Hunt for 'killer' shrimp first found in Cambridgeshire

The hunt is on for a shrimp, dubbed "killer" because of its appetite, which is threatening river wildlife.

Traps baited with cat food and fish food are being used to detect the dikerogammarus villosus shrimp, the Environment Agency said.

The shrimp first found in Cambridgeshire can grow to 1.2in (3cm), much bigger than native shrimps.

Scientists aim to ensure no populations go undetected so more than 100 traps are to be set in "high priority" sites.

The Dikerogammarus villosus shrimp, which has gained the nickname "killer" as a result of its voracious appetite, has spread rapidly through Europe in recent years from the Black and Caspian seas.

It was first discovered in England at Grafham Water near Huntingdon last autumn.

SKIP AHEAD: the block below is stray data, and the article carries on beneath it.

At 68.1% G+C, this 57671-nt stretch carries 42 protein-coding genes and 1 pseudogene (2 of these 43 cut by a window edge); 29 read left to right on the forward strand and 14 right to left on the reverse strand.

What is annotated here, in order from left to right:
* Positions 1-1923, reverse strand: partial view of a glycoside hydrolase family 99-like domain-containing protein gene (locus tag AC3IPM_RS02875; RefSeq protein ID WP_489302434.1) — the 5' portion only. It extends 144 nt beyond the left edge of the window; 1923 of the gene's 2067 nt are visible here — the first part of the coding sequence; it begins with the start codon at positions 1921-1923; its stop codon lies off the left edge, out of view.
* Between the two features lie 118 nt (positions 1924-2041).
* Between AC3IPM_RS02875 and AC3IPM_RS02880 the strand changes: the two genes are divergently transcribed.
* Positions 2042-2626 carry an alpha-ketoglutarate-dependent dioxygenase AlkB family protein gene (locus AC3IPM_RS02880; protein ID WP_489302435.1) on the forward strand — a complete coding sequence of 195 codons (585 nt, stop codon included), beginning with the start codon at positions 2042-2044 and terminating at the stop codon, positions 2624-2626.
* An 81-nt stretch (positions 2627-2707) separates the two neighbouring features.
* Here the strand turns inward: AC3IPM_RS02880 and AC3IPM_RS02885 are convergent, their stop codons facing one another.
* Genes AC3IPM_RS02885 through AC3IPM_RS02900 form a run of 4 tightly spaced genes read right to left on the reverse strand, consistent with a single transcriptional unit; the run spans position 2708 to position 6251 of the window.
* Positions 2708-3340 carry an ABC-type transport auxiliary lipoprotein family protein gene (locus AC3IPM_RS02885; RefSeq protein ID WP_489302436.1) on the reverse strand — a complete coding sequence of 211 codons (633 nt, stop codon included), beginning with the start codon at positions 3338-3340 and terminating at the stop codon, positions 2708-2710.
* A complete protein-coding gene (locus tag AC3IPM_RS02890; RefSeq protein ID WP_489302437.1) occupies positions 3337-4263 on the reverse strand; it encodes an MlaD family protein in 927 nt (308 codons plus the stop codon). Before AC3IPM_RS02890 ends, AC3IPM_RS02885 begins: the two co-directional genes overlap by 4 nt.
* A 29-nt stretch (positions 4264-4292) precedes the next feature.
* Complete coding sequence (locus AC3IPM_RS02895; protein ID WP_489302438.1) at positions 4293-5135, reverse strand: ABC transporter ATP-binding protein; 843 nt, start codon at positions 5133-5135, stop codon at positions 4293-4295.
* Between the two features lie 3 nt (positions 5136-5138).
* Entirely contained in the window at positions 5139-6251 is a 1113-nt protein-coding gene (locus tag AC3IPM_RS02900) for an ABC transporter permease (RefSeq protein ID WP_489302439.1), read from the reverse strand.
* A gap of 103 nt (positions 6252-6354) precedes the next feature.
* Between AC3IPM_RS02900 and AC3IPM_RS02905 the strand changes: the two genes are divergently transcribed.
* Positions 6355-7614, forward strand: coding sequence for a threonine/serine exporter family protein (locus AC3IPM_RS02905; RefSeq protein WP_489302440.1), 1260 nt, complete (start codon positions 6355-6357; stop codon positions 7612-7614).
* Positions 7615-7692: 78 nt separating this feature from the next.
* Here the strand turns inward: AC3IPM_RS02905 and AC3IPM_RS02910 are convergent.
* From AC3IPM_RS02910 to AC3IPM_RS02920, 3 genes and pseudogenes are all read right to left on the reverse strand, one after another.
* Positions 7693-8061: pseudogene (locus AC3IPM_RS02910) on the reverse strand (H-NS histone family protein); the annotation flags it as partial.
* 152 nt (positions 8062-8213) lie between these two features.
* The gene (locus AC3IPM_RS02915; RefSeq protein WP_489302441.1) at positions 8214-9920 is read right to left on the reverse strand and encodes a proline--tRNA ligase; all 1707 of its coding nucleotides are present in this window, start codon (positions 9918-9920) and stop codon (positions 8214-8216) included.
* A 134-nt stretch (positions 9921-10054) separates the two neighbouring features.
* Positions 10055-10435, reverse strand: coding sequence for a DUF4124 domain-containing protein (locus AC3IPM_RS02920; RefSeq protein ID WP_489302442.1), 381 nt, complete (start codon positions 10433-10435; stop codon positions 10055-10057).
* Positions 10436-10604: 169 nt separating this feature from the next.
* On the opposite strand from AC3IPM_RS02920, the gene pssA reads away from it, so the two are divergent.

Threat wildlife

Within weeks it had also turned up at Cardiff Bay and Eglwys Nunydd reservoir in Port Talbot.

The species preys on native wildlife such as damselflies and water boatmen and poses an indirect threat to other animals which feed on them.

Strict measures requiring boaters and anglers to thoroughly clean and dry all equipment before and after use were immediately put into place at the three sites where the shrimp has been found.

Paul Raven, heading a task force tracking down the invader, said: "This shrimp may be small but it poses a big threat to native wildlife in our rivers, lakes and streams.

"Native freshwater shrimps, damselflies and water boatmen could be particularly at risk, with knock-on effects on the species which feed on them.

"Since the first discovery at Grafham, our focus has been on containing it through effective biosecurity measures and investigating how far it might have spread.

"Extensive monitoring of rivers, reservoirs and lakes has not uncovered any new colonies but trapping will now be used to help ensure no invasive shrimp populations go undetected."

More on this story

Related Internet links

The BBC is not responsible for the content of external Internet sites